10. The assessee has taken two grounds in the cross-objection which read as under: 1. The Commissioner (Appeals) erred in holding that the initiation of reassessment proceedings on the basis of the order of the Commissioner (Appeals) dated 28-10-1981 by the Income-tax Officer was valid.

2. The Commissioner (Appeals) should have found that the Income-tax Officer had no 'information' for reopening the assessment.

Appended thereto is also a copy of the grounds of appeal as taken before the Commissioner (Appeals).

11. The submission of the learned Counsel for the assessee with reference to the aforesaid facts, which were detailed before us, was that much before the ITO finalised even the draft order for 1977-78 which was only on 9-1-1983, the order of the Commissioner (Appeals) for 1976-77 which, according to the ITO, constituted information and which was dated 21-10-1981, had been superseded by the order of the Tribunal dated 31-7-1982, which had cancelled it. Therefore, the learned Counsel went on to submit that the information, on the basis of which the ITO considered that income had escaped, had ceased to exist before the ITO framed the assessment and, therefore, his continuing to proceed with the assessment proceedings, which led to the framing of a draft order on 19-1-1983 and culminated in the final order on 24-2-1983 was without jurisdiction. The learned Counsel proceeded to amplify that if a particular judicial pronouncement was considered by an ITO as leading him to believe that income had escaped assessment, the movement that judicial pronouncement was overruled, if the assessment proceedings initiated on the basis of the decision of the lower authority had not terminated, then the question of proceeding any further would not arise because the basis for assumption of jurisdiction had ceased to exist.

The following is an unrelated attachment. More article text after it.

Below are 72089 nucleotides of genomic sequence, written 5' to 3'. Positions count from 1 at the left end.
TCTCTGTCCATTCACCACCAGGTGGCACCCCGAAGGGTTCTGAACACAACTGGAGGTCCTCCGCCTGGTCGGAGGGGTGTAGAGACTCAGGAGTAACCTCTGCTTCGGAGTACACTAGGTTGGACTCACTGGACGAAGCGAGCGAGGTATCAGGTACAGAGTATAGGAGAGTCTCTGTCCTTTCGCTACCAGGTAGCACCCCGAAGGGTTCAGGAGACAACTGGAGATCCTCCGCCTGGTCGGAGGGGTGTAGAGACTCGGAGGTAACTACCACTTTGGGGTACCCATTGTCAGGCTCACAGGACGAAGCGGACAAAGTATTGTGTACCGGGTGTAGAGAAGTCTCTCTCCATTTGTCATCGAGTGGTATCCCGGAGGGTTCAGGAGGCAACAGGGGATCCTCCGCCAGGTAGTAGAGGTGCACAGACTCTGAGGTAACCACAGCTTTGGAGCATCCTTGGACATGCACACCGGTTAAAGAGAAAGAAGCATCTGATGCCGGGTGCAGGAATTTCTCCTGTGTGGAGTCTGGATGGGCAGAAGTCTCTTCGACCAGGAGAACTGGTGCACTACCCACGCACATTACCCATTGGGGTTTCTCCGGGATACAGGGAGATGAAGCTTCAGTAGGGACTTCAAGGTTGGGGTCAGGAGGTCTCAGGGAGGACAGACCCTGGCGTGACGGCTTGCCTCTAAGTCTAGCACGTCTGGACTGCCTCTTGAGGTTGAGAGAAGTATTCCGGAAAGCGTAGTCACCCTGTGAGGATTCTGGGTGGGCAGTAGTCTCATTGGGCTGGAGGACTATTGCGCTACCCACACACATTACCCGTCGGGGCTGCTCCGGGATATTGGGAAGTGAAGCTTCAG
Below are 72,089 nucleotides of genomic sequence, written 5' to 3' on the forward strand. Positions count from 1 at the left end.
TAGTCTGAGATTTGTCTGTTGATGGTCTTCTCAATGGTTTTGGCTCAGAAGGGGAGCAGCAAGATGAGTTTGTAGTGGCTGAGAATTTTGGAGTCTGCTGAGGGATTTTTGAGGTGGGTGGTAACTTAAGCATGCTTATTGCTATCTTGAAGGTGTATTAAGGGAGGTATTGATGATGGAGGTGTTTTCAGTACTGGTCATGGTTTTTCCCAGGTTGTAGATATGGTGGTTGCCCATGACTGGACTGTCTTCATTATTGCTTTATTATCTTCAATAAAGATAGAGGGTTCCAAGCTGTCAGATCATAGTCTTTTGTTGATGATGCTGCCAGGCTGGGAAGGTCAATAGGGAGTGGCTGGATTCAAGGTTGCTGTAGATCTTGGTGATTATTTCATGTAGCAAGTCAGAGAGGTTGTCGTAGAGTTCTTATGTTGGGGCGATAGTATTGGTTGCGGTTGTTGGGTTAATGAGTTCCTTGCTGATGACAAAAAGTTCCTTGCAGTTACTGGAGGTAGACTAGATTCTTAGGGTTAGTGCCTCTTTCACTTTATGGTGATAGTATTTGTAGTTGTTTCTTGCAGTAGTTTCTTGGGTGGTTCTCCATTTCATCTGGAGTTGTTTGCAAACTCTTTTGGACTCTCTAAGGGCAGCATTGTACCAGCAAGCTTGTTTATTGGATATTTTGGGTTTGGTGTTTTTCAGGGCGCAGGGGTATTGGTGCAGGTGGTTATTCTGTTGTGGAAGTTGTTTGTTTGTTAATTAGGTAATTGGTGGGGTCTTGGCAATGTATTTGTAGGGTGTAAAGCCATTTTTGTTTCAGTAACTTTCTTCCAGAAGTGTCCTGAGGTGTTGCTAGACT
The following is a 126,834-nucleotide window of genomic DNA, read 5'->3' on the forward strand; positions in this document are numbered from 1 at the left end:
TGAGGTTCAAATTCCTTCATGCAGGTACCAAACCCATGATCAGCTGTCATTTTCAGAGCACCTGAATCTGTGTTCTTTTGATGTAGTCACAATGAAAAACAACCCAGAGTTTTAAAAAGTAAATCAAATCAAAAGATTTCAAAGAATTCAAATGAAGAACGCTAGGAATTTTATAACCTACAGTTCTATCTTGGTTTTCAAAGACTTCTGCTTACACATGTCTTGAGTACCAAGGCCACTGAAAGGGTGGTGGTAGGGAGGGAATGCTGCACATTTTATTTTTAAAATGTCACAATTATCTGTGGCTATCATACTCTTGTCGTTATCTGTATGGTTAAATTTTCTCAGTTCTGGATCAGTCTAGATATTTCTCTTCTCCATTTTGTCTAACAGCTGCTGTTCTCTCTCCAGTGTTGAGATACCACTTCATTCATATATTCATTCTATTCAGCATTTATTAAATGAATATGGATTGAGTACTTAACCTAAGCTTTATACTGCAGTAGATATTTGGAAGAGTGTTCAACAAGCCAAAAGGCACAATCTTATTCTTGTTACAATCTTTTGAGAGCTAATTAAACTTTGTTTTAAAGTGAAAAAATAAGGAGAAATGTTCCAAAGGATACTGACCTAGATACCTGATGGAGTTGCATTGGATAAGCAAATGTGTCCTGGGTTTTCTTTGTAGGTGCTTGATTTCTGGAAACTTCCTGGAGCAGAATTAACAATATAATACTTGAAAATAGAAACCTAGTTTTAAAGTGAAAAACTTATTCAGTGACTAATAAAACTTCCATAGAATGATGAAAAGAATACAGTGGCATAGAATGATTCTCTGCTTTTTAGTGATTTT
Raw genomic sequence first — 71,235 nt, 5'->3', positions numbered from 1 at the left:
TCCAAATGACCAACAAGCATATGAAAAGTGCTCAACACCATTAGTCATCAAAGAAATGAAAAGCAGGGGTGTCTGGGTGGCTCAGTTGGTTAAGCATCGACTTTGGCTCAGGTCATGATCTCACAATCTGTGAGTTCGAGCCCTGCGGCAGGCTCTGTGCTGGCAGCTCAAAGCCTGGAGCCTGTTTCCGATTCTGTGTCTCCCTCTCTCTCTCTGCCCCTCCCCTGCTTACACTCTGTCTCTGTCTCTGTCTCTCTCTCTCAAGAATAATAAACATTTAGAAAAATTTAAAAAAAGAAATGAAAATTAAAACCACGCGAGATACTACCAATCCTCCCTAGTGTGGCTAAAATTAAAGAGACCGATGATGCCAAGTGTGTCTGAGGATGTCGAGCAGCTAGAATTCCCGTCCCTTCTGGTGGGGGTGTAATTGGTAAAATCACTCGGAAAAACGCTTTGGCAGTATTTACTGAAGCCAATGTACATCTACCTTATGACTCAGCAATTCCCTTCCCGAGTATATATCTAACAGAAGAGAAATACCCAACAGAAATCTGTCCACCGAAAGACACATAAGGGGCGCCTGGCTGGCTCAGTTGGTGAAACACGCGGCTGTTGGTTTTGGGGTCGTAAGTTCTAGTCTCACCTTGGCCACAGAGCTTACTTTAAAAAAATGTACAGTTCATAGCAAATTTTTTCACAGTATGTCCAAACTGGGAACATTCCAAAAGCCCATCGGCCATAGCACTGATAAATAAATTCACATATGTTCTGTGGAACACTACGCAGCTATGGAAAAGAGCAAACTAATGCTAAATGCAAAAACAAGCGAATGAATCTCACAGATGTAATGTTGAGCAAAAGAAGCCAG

To hold otherwise, according to the learned Counsel, would go against judicial discipline. It would also go against the express provisions of Section 147, which states the ITO may assess or reassess the income if there was information in his possession which leads him to believe there was escapement of income. The reason to believe has, therefore, to exist not only at the time of initiation, but till the finalisation of assessment. Hence, if the information ceases to exist any time before the finalisation of the assessment, the belief which the ITO entertained would also fall to the ground, and any further proceeding to make an assessment would be totally without jurisdiction. He, therefore, submitted that in the present case the assessment deserved to be quashed on the ground that assumption of jurisdiction had become vitiated.

12. The learned standing counsel appearing for the revenue urged that the assessee had taken only two grounds, viz., that the Commissioner (Appeals) erred in holding that the initiation of reassessment proceedings on the basis of the order of the Commissioner (Appeals) dated 28-10-1981 was valid and secondly, that the finding should have been that the ITO had no information for reopening the assessment.